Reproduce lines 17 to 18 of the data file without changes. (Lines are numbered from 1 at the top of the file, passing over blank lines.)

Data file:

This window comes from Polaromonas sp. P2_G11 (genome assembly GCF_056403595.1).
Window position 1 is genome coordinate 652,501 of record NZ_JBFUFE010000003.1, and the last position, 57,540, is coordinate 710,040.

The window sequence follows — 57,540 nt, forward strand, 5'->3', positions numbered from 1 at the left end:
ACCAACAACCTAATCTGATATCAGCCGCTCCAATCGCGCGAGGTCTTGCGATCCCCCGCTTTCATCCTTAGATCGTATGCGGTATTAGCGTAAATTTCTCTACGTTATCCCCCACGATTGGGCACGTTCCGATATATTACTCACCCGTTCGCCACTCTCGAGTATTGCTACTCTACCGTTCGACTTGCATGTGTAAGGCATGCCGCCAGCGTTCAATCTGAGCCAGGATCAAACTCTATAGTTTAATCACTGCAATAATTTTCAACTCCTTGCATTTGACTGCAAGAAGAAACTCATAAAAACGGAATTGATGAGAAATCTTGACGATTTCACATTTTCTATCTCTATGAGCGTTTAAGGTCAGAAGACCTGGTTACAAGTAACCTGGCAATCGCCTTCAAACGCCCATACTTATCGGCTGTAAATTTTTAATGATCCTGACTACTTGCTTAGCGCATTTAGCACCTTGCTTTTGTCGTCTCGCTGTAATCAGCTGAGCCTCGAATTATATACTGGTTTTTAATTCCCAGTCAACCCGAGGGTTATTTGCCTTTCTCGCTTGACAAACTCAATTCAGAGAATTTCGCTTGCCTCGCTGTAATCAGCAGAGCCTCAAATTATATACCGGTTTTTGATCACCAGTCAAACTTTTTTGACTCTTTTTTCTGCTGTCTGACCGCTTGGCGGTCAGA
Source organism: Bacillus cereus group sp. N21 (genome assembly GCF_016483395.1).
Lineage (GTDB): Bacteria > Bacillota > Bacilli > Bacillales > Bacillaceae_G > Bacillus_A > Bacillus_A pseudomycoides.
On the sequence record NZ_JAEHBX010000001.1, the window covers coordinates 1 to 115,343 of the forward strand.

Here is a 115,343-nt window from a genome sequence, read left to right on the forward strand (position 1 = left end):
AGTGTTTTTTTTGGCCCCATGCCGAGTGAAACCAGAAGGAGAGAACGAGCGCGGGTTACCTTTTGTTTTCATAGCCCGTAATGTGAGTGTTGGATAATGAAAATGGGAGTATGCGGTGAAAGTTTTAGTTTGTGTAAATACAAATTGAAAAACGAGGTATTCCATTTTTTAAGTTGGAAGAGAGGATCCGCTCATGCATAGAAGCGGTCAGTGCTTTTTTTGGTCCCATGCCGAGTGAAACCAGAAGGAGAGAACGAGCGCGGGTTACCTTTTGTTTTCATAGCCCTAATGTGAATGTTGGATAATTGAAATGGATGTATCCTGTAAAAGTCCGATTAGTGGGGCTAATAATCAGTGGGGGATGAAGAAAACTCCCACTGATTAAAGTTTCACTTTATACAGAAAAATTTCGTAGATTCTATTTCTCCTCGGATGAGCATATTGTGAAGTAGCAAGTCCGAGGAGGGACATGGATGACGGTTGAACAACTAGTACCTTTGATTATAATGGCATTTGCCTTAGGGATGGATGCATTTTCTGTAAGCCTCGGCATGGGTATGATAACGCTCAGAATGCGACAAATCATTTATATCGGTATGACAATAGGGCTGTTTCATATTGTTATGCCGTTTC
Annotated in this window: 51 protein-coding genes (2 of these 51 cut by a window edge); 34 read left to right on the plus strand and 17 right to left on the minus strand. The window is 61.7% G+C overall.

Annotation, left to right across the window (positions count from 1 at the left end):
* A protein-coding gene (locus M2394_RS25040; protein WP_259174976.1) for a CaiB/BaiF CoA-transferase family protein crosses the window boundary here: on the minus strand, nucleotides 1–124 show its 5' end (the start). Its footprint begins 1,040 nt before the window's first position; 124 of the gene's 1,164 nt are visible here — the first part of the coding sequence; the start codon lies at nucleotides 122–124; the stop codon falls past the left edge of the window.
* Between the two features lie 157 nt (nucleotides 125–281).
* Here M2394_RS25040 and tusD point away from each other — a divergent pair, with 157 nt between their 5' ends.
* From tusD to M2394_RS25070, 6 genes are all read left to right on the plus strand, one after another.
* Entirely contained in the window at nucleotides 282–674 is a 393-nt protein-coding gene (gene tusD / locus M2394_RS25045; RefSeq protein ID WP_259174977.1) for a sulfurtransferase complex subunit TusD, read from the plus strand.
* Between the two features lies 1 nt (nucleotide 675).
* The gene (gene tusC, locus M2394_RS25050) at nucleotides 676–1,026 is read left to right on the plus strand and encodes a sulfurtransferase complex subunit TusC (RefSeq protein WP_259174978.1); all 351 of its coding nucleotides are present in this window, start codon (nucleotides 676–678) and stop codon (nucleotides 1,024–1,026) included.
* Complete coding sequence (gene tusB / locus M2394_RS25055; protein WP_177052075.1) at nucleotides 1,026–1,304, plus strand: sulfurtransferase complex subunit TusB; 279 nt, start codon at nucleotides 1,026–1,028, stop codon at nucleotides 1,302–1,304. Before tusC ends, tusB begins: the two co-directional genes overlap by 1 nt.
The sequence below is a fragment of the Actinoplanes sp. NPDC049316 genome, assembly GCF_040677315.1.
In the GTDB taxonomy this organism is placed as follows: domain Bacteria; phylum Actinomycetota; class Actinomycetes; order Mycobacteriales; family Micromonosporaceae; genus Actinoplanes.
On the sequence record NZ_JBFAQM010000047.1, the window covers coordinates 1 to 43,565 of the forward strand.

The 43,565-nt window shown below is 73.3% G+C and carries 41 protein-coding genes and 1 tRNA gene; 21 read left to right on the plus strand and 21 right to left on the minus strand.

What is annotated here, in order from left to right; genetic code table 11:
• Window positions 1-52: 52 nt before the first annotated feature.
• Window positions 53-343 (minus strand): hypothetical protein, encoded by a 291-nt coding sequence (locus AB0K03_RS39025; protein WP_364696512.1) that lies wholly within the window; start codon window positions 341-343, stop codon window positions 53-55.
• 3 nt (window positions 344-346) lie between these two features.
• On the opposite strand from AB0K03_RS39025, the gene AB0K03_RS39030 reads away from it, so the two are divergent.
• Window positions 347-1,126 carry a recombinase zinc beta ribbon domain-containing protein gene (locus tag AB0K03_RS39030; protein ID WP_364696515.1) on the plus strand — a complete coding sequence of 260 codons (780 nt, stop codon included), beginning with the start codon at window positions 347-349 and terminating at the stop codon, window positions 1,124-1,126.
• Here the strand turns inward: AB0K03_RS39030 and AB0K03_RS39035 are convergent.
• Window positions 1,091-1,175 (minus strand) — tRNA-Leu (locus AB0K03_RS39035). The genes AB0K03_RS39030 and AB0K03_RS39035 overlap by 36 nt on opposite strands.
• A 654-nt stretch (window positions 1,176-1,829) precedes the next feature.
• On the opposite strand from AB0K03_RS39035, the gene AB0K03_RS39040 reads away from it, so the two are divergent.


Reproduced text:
* Between the two features lies 1 nt (nucleotide 675).
* The gene (gene tusC, locus M2394_RS25050) at nucleotides 676–1,026 is read left to right on the plus strand and encodes a sulfurtransferase complex subunit TusC (RefSeq protein WP_259174978.1); all 351 of its coding nucleotides are present in this window, start codon (nucleotides 676–678) and stop codon (nucleotides 1,024–1,026) included.